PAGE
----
Back in December American Airlines revamped their fares structure to offer fares that included bundled services and benefits.
There are now three ‘categories’ of fares — outside of premium fares — at American:
- CHOICE: these are akin to American’s current fares. They’re the lowest price, come with a change fee, and continue to offer full mileage accrual. They haven’t taken anything away at this fare level.
- CHOICE ESSENTIAL: No change fees (although you’d still pay any difference in fare when making changes), one included checked bag, and group 1 boarding(+$68)
- CHOICE PLUS: All of the items included with Choice Essential plus 50% bonus miles, no fee same-day changes, no fee same-day standby, a premium beverage onboard (+$88)
Except… Pizza In Motion discovered that the official line about fixed pricing seemed not to be quite true.
He detailed examples where Choice Plus was adding $176 or more to the cost of a roundtrip, instead of the advertised fixed price of $88.
I asked American about this, and there isn’t any sort of glitch, nor has there been a change in strategy. Instead, it reveals something a little bit inside baseball for those of us interested in how airfares are filed so I thought I’d pass along the solution to the mystery Pizza in Motion identifies.
With these Choice, Choice Essential and Choice Plus options American isn’t selling add-ons. That’s what I would have expected them to do, because ancillary fees aren’t subject to the federal government’s 7.5% excise tax… so doing so would shift a whole bunch of revenue outside the jurisdiction of that tax.
Instead they have filed Choice Essential and Choice Plus as airfares themselves. They believe it’s worth eating the tax to, in their telling, fundamentally change the way that airfares are distributed.
Currently airfares are sold pretty much as commodities, with price as the predominant leading factor (and sortable by schedule, of course).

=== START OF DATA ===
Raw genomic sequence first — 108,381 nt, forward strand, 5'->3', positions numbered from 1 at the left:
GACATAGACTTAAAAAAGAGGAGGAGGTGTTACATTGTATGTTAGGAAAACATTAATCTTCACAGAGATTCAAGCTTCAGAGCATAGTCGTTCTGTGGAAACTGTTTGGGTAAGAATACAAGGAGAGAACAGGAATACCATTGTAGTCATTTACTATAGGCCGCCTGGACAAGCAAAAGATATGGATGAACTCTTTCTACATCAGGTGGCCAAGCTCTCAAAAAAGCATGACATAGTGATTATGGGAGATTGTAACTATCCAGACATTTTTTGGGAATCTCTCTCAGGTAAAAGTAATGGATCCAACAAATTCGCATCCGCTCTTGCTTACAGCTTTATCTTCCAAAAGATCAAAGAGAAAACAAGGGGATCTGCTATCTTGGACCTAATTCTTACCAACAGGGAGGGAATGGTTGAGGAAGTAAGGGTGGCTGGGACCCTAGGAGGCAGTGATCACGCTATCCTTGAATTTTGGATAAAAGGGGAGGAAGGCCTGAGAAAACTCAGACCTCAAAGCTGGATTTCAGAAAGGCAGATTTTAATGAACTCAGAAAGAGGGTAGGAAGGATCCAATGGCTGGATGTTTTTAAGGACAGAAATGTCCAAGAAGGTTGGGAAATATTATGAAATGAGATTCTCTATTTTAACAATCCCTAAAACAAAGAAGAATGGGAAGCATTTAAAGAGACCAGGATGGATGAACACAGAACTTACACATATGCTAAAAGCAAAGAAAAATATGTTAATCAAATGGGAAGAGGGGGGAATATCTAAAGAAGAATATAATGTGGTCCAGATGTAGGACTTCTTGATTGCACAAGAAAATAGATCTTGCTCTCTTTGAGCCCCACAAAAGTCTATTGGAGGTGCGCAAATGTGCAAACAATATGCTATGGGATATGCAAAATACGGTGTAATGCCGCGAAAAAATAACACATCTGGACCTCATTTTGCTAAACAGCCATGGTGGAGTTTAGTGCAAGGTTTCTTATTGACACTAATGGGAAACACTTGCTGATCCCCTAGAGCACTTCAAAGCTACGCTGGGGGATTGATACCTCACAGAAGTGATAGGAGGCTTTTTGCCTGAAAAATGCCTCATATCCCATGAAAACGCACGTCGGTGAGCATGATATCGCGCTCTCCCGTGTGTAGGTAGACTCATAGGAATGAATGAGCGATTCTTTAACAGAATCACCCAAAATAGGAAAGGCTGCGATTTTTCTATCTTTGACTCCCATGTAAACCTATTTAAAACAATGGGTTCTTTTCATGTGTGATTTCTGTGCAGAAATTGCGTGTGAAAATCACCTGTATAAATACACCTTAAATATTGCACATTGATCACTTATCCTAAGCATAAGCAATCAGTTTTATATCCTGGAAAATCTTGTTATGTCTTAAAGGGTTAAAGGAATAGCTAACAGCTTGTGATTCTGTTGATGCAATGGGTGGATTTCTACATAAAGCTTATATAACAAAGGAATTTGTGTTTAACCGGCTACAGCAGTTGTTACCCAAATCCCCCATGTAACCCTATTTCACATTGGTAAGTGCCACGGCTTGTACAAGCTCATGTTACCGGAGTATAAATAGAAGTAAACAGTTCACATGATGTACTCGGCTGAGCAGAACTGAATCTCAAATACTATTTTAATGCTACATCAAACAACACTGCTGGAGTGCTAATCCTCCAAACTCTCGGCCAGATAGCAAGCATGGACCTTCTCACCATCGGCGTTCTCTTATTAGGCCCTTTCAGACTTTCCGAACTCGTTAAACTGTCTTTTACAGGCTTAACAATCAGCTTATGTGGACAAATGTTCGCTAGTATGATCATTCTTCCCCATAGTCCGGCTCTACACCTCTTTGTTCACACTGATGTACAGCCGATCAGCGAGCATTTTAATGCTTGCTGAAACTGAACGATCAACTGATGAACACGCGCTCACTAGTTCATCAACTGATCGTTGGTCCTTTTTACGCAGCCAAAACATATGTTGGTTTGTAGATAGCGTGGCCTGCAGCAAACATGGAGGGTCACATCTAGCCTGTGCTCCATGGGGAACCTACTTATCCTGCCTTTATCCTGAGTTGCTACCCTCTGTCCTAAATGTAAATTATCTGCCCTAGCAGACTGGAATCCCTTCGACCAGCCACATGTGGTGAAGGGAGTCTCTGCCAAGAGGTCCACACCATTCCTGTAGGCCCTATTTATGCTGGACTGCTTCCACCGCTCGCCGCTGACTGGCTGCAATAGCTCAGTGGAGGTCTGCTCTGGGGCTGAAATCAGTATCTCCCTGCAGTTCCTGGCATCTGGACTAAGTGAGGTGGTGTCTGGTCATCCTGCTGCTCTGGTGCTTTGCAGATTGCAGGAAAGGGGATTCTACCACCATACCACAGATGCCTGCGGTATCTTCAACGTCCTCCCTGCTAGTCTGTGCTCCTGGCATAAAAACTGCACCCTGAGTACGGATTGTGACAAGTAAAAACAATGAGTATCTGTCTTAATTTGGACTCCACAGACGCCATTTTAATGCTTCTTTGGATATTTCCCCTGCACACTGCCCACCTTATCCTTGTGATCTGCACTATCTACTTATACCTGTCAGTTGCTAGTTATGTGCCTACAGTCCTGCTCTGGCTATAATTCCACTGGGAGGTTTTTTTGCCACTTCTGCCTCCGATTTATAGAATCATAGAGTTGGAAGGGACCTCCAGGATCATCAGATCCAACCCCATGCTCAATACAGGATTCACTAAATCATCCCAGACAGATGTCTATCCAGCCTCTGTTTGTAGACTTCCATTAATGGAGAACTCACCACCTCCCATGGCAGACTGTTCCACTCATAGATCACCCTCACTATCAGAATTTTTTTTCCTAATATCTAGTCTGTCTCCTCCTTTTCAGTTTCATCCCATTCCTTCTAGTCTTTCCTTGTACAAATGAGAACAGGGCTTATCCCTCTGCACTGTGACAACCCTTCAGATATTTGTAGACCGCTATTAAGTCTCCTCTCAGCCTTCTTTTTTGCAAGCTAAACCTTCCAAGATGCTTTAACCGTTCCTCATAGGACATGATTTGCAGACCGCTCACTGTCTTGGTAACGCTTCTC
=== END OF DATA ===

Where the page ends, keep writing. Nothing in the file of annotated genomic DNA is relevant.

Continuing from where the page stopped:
American is trying to package and sell different elements of the travel experience as part of the initial fare selection, rather than as an add-on. Anecdotally they suggest that there’s quite a bit of pressure on third party travel agents to go along — corporate customers are asking them why Choice Essential and Choice Plus fares can’t be booked through those portals.
Since American sells these as separate fares, any booking agency can issue tickets. But most aren’t set up to do so. Time will tell if this gambit is successful in getting online travel agencies in particular to change their sales patterns — though it would certainly be nice if one could figure out how to sell a ‘total trip’ rather than just the base airfare.
Spirit Air — the carrier with a fee for everything including carry on bags and online ticketing (web convenience fee!) — has said that nearly all of the complaints they get are from customers booking on other sites, rather than their own, since booking at SpiritAir.com hits you over the head with disclosures (and upsell opportunities). Customers would be a whole let less confused. (Google to the rescue?)
But since these are airfares, the $88 fixed price applies to a single roundtrip Choice Plus fare — constructed fares will add more to the cost of a Choice Plus ticket.
I might fly Washington National – St. Louis – Los Angeles and back, and price it as a single roundtrip ticket. But the pricing could be done as DC – Los Angeles roundtrip, or as a DC – St. Louis roundtrip plus the cost of a St. Louis – Los Angeles roundtrip. Sometimes the former wouldn’t be possible due to a fare’s routing rules (perhaps the regular roundtrip fare allowed connecting in Chicago or Dallas only) or because adding together the two roundtrip fares could actually be cheaper.
In cases where a fare is presented that is constructed from “the sum of local” fares, Choice Plus will be a more expensive add-on. That’s not a change in strategy from fixed price, and it’s not a glitch. It’s a function of the way that the additional services are being offered as actual fares.
[…] Gary of View From The Wing took it upon himself to contact American about the apparent issue. And, since he’s got a smidge more readership than I do he got a response from American on this issue. […]